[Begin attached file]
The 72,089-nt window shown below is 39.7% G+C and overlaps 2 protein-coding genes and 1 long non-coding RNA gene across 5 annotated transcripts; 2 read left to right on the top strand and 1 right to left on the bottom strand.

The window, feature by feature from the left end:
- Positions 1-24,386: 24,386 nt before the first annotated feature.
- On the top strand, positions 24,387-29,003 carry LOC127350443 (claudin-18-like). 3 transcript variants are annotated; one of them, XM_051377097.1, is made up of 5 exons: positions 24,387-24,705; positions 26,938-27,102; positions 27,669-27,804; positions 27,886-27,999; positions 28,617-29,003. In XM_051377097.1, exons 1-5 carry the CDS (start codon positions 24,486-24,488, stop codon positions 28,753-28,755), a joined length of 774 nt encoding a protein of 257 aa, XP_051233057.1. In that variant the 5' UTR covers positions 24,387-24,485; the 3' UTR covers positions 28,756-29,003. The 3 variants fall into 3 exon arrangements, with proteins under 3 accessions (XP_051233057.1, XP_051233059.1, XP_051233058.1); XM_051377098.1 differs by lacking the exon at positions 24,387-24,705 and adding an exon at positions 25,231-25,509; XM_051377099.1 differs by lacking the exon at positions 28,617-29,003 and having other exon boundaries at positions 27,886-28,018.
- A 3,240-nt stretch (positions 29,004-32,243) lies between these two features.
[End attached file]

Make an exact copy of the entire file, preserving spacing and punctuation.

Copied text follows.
The 72,089-nt window shown below is 39.7% G+C and overlaps 2 protein-coding genes and 1 long non-coding RNA gene across 5 annotated transcripts; 2 read left to right on the top strand and 1 right to left on the bottom strand.

The window, feature by feature from the left end:
- Positions 1-24,386: 24,386 nt before the first annotated feature.
- On the top strand, positions 24,387-29,003 carry LOC127350443 (claudin-18-like). 3 transcript variants are annotated; one of them, XM_051377097.1, is made up of 5 exons: positions 24,387-24,705; positions 26,938-27,102; positions 27,669-27,804; positions 27,886-27,999; positions 28,617-29,003. In XM_051377097.1, exons 1-5 carry the CDS (start codon positions 24,486-24,488, stop codon positions 28,753-28,755), a joined length of 774 nt encoding a protein of 257 aa, XP_051233057.1. In that variant the 5' UTR covers positions 24,387-24,485; the 3' UTR covers positions 28,756-29,003. The 3 variants fall into 3 exon arrangements, with proteins under 3 accessions (XP_051233057.1, XP_051233059.1, XP_051233058.1); XM_051377098.1 differs by lacking the exon at positions 24,387-24,705 and adding an exon at positions 25,231-25,509; XM_051377099.1 differs by lacking the exon at positions 28,617-29,003 and having other exon boundaries at positions 27,886-28,018.
- A 3,240-nt stretch (positions 29,004-32,243) lies between these two features.